The papillomavirus E1 and E2 proteins are essential for viral genome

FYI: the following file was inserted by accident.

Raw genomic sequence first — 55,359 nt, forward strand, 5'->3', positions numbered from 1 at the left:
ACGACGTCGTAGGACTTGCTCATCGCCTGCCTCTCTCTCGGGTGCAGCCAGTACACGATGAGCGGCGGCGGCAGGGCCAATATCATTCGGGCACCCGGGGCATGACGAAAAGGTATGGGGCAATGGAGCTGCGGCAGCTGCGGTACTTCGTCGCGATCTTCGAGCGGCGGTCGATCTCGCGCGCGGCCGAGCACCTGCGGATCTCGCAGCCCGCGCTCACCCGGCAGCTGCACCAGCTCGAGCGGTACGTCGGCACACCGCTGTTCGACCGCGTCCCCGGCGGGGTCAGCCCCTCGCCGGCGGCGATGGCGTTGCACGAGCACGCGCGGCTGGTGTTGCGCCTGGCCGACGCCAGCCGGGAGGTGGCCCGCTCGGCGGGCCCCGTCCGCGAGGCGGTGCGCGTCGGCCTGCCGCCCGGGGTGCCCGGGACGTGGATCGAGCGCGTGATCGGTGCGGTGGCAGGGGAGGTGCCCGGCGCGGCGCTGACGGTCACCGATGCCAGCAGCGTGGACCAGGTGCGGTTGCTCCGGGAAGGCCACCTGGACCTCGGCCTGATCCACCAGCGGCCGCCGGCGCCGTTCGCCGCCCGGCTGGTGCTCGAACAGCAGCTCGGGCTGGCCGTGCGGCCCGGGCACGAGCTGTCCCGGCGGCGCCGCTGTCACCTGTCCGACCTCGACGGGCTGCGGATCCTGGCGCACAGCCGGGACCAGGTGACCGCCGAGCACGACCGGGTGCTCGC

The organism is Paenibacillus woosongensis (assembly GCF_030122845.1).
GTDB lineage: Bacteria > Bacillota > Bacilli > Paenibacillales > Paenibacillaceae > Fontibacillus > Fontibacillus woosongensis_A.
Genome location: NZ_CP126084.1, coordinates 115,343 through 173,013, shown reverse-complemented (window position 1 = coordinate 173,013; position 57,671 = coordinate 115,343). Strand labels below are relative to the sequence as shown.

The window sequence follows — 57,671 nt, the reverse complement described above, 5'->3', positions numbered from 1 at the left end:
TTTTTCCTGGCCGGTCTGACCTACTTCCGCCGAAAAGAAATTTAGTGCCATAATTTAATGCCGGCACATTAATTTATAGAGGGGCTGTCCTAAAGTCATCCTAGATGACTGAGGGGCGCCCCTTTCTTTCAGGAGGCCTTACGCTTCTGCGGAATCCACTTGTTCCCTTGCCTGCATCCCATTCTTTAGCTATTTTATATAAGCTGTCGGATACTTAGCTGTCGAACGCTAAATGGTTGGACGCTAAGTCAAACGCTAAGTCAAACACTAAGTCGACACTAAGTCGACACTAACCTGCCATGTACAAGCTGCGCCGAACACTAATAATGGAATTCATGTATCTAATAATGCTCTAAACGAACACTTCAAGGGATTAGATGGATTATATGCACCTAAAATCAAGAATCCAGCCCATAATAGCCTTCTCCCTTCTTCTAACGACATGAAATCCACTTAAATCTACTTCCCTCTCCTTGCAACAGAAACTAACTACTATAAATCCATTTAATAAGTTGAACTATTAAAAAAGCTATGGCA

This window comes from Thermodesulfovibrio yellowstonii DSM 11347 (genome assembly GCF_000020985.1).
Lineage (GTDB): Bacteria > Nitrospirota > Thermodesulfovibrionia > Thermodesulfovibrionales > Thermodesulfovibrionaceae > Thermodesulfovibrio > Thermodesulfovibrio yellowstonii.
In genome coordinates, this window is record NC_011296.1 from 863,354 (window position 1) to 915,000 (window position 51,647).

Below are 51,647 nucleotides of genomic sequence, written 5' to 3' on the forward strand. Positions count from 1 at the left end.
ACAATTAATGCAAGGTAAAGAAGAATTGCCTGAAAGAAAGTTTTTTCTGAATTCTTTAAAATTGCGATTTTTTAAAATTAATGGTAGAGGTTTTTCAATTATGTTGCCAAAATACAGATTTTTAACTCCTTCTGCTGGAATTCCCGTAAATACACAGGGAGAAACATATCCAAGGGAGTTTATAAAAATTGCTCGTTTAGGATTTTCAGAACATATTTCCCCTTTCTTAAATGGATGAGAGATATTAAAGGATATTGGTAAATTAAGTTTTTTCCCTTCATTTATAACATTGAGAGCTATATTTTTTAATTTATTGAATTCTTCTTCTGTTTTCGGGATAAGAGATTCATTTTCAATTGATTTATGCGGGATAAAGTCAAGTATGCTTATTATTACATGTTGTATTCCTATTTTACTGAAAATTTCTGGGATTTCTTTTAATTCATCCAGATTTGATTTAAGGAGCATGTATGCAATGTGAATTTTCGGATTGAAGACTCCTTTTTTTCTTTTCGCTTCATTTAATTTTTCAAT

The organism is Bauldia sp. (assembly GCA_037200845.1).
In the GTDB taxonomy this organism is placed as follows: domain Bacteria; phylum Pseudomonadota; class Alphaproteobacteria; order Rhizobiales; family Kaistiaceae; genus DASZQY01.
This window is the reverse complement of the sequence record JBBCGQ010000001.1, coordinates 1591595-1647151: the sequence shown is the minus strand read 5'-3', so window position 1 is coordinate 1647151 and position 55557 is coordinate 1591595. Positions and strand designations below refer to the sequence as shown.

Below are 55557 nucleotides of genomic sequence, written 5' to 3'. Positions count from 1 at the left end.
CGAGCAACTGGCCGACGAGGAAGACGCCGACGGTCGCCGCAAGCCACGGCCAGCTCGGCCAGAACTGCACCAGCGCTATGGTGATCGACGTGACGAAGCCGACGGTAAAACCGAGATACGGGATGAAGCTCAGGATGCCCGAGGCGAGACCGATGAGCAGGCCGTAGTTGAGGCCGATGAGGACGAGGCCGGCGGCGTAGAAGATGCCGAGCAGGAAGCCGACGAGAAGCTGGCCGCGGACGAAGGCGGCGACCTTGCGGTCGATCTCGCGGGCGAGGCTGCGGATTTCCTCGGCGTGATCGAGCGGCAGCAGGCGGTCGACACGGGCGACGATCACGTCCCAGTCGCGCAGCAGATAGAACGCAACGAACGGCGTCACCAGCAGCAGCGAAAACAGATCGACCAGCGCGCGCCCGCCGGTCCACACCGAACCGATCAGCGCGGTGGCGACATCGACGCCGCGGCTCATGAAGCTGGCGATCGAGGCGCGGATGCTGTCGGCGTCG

The papillomavirus E1 and E2 proteins are essential for viral genome replication. DNA repair, as evidenced by incorporation of nucleotide analogs and detection of free DNA ends. In the presence of the E2 protein, these activities became localized to nuclear foci. We postulate that these foci represent viral replication factories and that a cellular DNA damage response is activated to 51481-61-9 manufacture facilitate replication of viral DNA. INTRODUCTION Papillomaviruses (PVs) are double-stranded DNA viruses that infect cutaneous and mucosal epithelial cells of animals. Over 200 papillomavirus types have been reported to date, and phylogenetic classification indicates that there are at least 29 genera (1). Papillomavirus genomes consist of approximately 8 kb of double-stranded DNA, which typically contains seven to eight 51481-61-9 manufacture genes. Two of these genes encode replication proteins, E1 and E2. The E1 protein is a helicase that has been shown by structural and biochemical studies to be essential for initiation of viral DNA replication. The E1 protein by itself has low affinity for the viral origin of replication, which contains specific, palindromic E1 binding sites. However, the multifunctional E2 protein binds to specific sites adjacent to the E1 binding sites and helps recruit E1 in a cooperative manner. When loaded onto the viral replication origin, the E1 and E2 proteins recruit host replication factors such as RPA, topoisomerase I, and Pol/primase to initiate viral DNA replication (reviewed in reference 36). The E2 protein can function both as a transcriptional transactivator and repressor of viral early genes and for some papillomavirus types has also been shown to tether the viral genome CDH1 to 51481-61-9 manufacture host chromatin to maintain and partition the extrachromosomal genomes. Eukaryotic cells have many different strategies to combat viral infection. Many viruses induce a cellular DNA damage response (DDR), either indirectly by virtue of viral DNA replicative intermediates that resemble damaged DNA or directly by viral protein function (reviewed in reference 51). The host cell induces the DNA damage response in an attempt to arrest cell growth and allow repair of genomic DNA damage, thus maintaining genomic stability. Two of the major regulators of the DNA damage response are the ATM (ataxia telangiectasia mutated) and the ATR (ATM and Rad3-related) kinases, which belong to the phosphoinositide-3-kinase-related protein kinases (PIKKs) (reviewed in reference 7). These kinases initiate a signal transduction cascade that activates many pathways and proteins to maintain genome integrity. While there is much overlap in the substrates of the ATM and ATR pathways, the ATR pathway is generally induced by single-stranded DNA at stalled replication forks whereas the ATM pathway is activated by double-strand DNA breaks (DSB) resulting from collapsed replication forks or ionizing irradiation (reviewed in reference 51). Among many of the substrates that are phosphorylated by activated ATM are H2AX and Chk2, while phosphorylation of Chk1 is associated with an induced ATR pathway. In the context of a viral infection, the host DNA damage response can be disadvantageous to viral production, and thus viruses have evolved mechanisms to overcome host cellular defenses and reprogram these responses for their own benefit (reviewed in references 4 and 51). For instance, in HIV infection, the Vpr accessory protein arrests cells in G2/M phases of the cell cycle and induces the ATR pathway by binding to chromatin and inducing Chk1 phosphorylation and the formation of phosphorylated H2AX (H2AX) and 53BP1 nuclear foci (33). This G2 arrest results in increased viral expression and production (17). In another example, detection of newly synthesized viral DNA during lytic replication of Epstein-Barr virus (EBV) results in an ATM DNA damage response (30). However, the ATM signaling cascade is modified by the viral BGLF4 kinase, resulting in promotion of an S-phase-like environment for viral DNA replication, inhibition of 51481-61-9 manufacture cellular DNA replication (29), and promotion of viral DNA circularization by homologous recombinational repair (31). Other small DNA viruses, such as polyomavirus and simian virus 40 (SV40), are similar to papillomaviruses and rely on cellular replication factors for DNA synthesis. SV40 and polyomaviruses reprogram and exploit the cellular DNA damage response for self-propagation (8, 19). SV40 large T antigen can induce DNA damage in the absence of the viral replication origin, thus activating the ATM, ATR, and Fanconi anemia (FA) homologous recombination pathways, which are required for efficient replication of SV40 (2). Recently, it was shown that high-risk oncogenic papillomaviruses also require the ATM pathway to efficiently amplify viral genomes in differentiated cells (39). However, the exact mechanism for the induction of DDR in cells harboring human papillomavirus (HPV) remains unclear. In this study we have shown that coexpression of the papillomavirus E1 and E2 proteins from various papillomavirus types resulted in cell growth suppression. The viral.

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